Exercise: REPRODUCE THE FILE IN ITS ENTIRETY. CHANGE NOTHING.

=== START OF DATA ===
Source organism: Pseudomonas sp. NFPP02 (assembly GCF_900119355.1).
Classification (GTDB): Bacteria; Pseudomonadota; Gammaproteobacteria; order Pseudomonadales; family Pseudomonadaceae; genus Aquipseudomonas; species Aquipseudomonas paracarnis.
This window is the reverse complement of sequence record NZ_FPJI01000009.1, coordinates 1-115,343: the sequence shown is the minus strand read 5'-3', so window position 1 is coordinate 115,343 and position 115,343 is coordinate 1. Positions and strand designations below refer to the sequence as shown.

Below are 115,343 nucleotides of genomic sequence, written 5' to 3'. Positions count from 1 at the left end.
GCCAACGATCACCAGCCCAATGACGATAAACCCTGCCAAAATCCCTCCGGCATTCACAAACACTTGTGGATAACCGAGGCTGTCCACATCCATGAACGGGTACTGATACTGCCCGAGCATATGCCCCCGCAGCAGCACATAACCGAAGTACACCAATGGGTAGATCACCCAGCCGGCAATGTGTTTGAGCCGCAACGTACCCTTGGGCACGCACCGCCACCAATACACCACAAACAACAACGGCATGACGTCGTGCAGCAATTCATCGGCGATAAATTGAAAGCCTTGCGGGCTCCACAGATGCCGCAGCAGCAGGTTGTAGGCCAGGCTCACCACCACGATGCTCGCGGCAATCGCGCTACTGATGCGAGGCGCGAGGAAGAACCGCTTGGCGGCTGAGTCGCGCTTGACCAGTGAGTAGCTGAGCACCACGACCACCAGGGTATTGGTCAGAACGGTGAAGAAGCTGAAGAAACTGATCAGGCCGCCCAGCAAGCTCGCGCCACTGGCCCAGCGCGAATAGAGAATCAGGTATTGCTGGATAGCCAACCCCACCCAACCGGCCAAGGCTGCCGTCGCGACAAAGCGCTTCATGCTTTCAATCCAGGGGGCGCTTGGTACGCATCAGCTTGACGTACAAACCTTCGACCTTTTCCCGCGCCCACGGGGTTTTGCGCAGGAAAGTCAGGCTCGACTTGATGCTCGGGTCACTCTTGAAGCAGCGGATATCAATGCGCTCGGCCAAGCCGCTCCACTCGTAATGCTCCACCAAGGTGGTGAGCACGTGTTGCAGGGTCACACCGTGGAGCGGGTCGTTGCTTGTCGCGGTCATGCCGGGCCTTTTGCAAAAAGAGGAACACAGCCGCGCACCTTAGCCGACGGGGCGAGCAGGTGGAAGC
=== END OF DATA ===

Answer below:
Source organism: Pseudomonas sp. NFPP02 (assembly GCF_900119355.1).
Classification (GTDB): Bacteria; Pseudomonadota; Gammaproteobacteria; order Pseudomonadales; family Pseudomonadaceae; genus Aquipseudomonas; species Aquipseudomonas paracarnis.
This window is the reverse complement of sequence record NZ_FPJI01000009.1, coordinates 1-115,343: the sequence shown is the minus strand read 5'-3', so window position 1 is coordinate 115,343 and position 115,343 is coordinate 1. Positions and strand designations below refer to the sequence as shown.

Below are 115,343 nucleotides of genomic sequence, written 5' to 3'. Positions count from 1 at the left end.
GCCAACGATCACCAGCCCAATGACGATAAACCCTGCCAAAATCCCTCCGGCATTCACAAACACTTGTGGATAACCGAGGCTGTCCACATCCATGAACGGGTACTGATACTGCCCGAGCATATGCCCCCGCAGCAGCACATAACCGAAGTACACCAATGGGTAGATCACCCAGCCGGCAATGTGTTTGAGCCGCAACGTACCCTTGGGCACGCACCGCCACCAATACACCACAAACAACAACGGCATGACGTCGTGCAGCAATTCATCGGCGATAAATTGAAAGCCTTGCGGGCTCCACAGATGCCGCAGCAGCAGGTTGTAGGCCAGGCTCACCACCACGATGCTCGCGGCAATCGCGCTACTGATGCGAGGCGCGAGGAAGAACCGCTTGGCGGCTGAGTCGCGCTTGACCAGTGAGTAGCTGAGCACCACGACCACCAGGGTATTGGTCAGAACGGTGAAGAAGCTGAAGAAACTGATCAGGCCGCCCAGCAAGCTCGCGCCACTGGCCCAGCGCGAATAGAGAATCAGGTATTGCTGGATAGCCAACCCCACCCAACCGGCCAAGGCTGCCGTCGCGACAAAGCGCTTCATGCTTTCAATCCAGGGGGCGCTTGGTACGCATCAGCTTGACGTACAAACCTTCGACCTTTTCCCGCGCCCACGGGGTTTTGCGCAGGAAAGTCAGGCTCGACTTGATGCTCGGGTCACTCTTGAAGCAGCGGATATCAATGCGCTCGGCCAAGCCGCTCCACTCGTAATGCTCCACCAAGGTGGTGAGCACGTGTTGCAGGGTCACACCGTGGAGCGGGTCGTTGCTTGTCGCGGTCATGCCGGGCCTTTTGCAAAAAGAGGAACACAGCCGCGCACCTTAGCCGACGGGGCGAGCAGGTGGAAGC